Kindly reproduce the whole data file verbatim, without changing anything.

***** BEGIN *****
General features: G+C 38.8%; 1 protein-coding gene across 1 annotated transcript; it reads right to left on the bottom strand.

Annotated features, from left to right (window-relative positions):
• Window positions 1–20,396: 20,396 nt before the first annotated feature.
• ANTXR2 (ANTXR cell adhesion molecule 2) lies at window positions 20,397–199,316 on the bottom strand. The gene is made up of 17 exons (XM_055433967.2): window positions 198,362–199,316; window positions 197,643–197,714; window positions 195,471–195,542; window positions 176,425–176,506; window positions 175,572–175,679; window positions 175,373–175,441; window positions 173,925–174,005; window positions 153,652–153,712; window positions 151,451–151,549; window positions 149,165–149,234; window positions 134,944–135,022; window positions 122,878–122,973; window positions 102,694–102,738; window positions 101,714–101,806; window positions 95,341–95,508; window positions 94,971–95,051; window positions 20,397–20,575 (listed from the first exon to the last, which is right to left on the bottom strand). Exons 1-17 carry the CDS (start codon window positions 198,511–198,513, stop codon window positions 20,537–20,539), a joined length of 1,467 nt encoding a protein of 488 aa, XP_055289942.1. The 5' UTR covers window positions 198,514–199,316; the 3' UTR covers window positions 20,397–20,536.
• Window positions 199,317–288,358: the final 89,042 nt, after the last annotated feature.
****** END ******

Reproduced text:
General features: G+C 38.8%; 1 protein-coding gene across 1 annotated transcript; it reads right to left on the bottom strand.

Annotated features, from left to right (window-relative positions):
• Window positions 1–20,396: 20,396 nt before the first annotated feature.
• ANTXR2 (ANTXR cell adhesion molecule 2) lies at window positions 20,397–199,316 on the bottom strand. The gene is made up of 17 exons (XM_055433967.2): window positions 198,362–199,316; window positions 197,643–197,714; window positions 195,471–195,542; window positions 176,425–176,506; window positions 175,572–175,679; window positions 175,373–175,441; window positions 173,925–174,005; window positions 153,652–153,712; window positions 151,451–151,549; window positions 149,165–149,234; window positions 134,944–135,022; window positions 122,878–122,973; window positions 102,694–102,738; window positions 101,714–101,806; window positions 95,341–95,508; window positions 94,971–95,051; window positions 20,397–20,575 (listed from the first exon to the last, which is right to left on the bottom strand). Exons 1-17 carry the CDS (start codon window positions 198,511–198,513, stop codon window positions 20,537–20,539), a joined length of 1,467 nt encoding a protein of 488 aa, XP_055289942.1. The 5' UTR covers window positions 198,514–199,316; the 3' UTR covers window positions 20,397–20,536.
• Window positions 199,317–288,358: the final 89,042 nt, after the last annotated feature.